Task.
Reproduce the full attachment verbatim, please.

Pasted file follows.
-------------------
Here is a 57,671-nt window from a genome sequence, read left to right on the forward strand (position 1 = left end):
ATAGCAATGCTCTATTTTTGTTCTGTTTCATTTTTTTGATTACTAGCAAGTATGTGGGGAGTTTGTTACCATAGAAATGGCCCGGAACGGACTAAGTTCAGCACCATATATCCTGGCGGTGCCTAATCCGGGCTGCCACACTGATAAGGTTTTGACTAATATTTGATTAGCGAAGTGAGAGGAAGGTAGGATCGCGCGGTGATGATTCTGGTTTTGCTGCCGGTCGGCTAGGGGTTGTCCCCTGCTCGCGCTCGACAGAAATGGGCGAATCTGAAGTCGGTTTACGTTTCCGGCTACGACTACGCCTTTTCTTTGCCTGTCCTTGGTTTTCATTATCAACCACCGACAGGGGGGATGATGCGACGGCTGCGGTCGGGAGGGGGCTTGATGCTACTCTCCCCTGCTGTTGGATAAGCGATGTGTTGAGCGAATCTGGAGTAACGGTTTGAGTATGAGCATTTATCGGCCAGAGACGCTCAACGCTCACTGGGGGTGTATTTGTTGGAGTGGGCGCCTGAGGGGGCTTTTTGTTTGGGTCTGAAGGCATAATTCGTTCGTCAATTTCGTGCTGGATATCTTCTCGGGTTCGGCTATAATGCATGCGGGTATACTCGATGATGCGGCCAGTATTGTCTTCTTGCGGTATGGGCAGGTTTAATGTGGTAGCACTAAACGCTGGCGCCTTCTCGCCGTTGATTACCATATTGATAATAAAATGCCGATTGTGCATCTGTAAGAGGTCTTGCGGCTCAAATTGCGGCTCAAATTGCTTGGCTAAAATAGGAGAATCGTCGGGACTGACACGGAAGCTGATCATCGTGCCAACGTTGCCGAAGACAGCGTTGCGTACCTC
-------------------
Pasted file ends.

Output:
Here is a 57,671-nt window from a genome sequence, read left to right on the forward strand (position 1 = left end):
ATAGCAATGCTCTATTTTTGTTCTGTTTCATTTTTTTGATTACTAGCAAGTATGTGGGGAGTTTGTTACCATAGAAATGGCCCGGAACGGACTAAGTTCAGCACCATATATCCTGGCGGTGCCTAATCCGGGCTGCCACACTGATAAGGTTTTGACTAATATTTGATTAGCGAAGTGAGAGGAAGGTAGGATCGCGCGGTGATGATTCTGGTTTTGCTGCCGGTCGGCTAGGGGTTGTCCCCTGCTCGCGCTCGACAGAAATGGGCGAATCTGAAGTCGGTTTACGTTTCCGGCTACGACTACGCCTTTTCTTTGCCTGTCCTTGGTTTTCATTATCAACCACCGACAGGGGGGATGATGCGACGGCTGCGGTCGGGAGGGGGCTTGATGCTACTCTCCCCTGCTGTTGGATAAGCGATGTGTTGAGCGAATCTGGAGTAACGGTTTGAGTATGAGCATTTATCGGCCAGAGACGCTCAACGCTCACTGGGGGTGTATTTGTTGGAGTGGGCGCCTGAGGGGGCTTTTTGTTTGGGTCTGAAGGCATAATTCGTTCGTCAATTTCGTGCTGGATATCTTCTCGGGTTCGGCTATAATGCATGCGGGTATACTCGATGATGCGGCCAGTATTGTCTTCTTGCGGTATGGGCAGGTTTAATGTGGTAGCACTAAACGCTGGCGCCTTCTCGCCGTTGATTACCATATTGATAATAAAATGCCGATTGTGCATCTGTAAGAGGTCTTGCGGCTCAAATTGCGGCTCAAATTGCTTGGCTAAAATAGGAGAATCGTCGGGACTGACACGGAAGCTGATCATCGTGCCAACGTTGCCGAAGACAGCGTTGCGTACCTC